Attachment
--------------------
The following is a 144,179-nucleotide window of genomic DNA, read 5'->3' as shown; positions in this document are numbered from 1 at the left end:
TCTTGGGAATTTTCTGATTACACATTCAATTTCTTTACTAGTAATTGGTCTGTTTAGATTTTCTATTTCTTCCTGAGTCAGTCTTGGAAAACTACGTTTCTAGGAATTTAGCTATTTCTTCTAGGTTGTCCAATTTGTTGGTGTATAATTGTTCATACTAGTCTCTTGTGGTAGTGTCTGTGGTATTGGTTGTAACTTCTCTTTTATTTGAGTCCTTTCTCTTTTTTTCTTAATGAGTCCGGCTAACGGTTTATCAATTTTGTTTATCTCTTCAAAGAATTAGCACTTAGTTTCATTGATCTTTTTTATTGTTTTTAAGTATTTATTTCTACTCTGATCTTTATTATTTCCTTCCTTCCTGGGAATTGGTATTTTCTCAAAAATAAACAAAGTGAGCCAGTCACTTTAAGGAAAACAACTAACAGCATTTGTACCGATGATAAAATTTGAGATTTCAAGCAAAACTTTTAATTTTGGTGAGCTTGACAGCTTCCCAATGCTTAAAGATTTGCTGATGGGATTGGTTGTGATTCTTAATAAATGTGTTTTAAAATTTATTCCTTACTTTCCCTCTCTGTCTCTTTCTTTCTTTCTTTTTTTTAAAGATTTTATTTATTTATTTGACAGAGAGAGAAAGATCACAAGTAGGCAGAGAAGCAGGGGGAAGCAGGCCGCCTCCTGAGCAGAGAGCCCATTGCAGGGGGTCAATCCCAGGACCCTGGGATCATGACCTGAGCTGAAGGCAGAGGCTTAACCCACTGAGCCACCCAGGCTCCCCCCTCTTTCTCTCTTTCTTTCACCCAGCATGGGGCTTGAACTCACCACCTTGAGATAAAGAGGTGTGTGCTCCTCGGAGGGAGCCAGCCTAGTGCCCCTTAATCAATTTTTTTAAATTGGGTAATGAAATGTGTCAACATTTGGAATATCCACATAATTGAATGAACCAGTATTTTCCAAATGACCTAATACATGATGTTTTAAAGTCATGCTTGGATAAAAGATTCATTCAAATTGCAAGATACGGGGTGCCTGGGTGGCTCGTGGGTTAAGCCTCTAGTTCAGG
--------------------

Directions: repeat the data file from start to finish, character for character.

The following is a 144,179-nucleotide window of genomic DNA, read 5'->3' as shown; positions in this document are numbered from 1 at the left end:
TCTTGGGAATTTTCTGATTACACATTCAATTTCTTTACTAGTAATTGGTCTGTTTAGATTTTCTATTTCTTCCTGAGTCAGTCTTGGAAAACTACGTTTCTAGGAATTTAGCTATTTCTTCTAGGTTGTCCAATTTGTTGGTGTATAATTGTTCATACTAGTCTCTTGTGGTAGTGTCTGTGGTATTGGTTGTAACTTCTCTTTTATTTGAGTCCTTTCTCTTTTTTTCTTAATGAGTCCGGCTAACGGTTTATCAATTTTGTTTATCTCTTCAAAGAATTAGCACTTAGTTTCATTGATCTTTTTTATTGTTTTTAAGTATTTATTTCTACTCTGATCTTTATTATTTCCTTCCTTCCTGGGAATTGGTATTTTCTCAAAAATAAACAAAGTGAGCCAGTCACTTTAAGGAAAACAACTAACAGCATTTGTACCGATGATAAAATTTGAGATTTCAAGCAAAACTTTTAATTTTGGTGAGCTTGACAGCTTCCCAATGCTTAAAGATTTGCTGATGGGATTGGTTGTGATTCTTAATAAATGTGTTTTAAAATTTATTCCTTACTTTCCCTCTCTGTCTCTTTCTTTCTTTCTTTTTTTTAAAGATTTTATTTATTTATTTGACAGAGAGAGAAAGATCACAAGTAGGCAGAGAAGCAGGGGGAAGCAGGCCGCCTCCTGAGCAGAGAGCCCATTGCAGGGGGTCAATCCCAGGACCCTGGGATCATGACCTGAGCTGAAGGCAGAGGCTTAACCCACTGAGCCACCCAGGCTCCCCCCTCTTTCTCTCTTTCTTTCACCCAGCATGGGGCTTGAACTCACCACCTTGAGATAAAGAGGTGTGTGCTCCTCGGAGGGAGCCAGCCTAGTGCCCCTTAATCAATTTTTTTAAATTGGGTAATGAAATGTGTCAACATTTGGAATATCCACATAATTGAATGAACCAGTATTTTCCAAATGACCTAATACATGATGTTTTAAAGTCATGCTTGGATAAAAGATTCATTCAAATTGCAAGATACGGGGTGCCTGGGTGGCTCGTGGGTTAAGCCTCTAGTTCAGG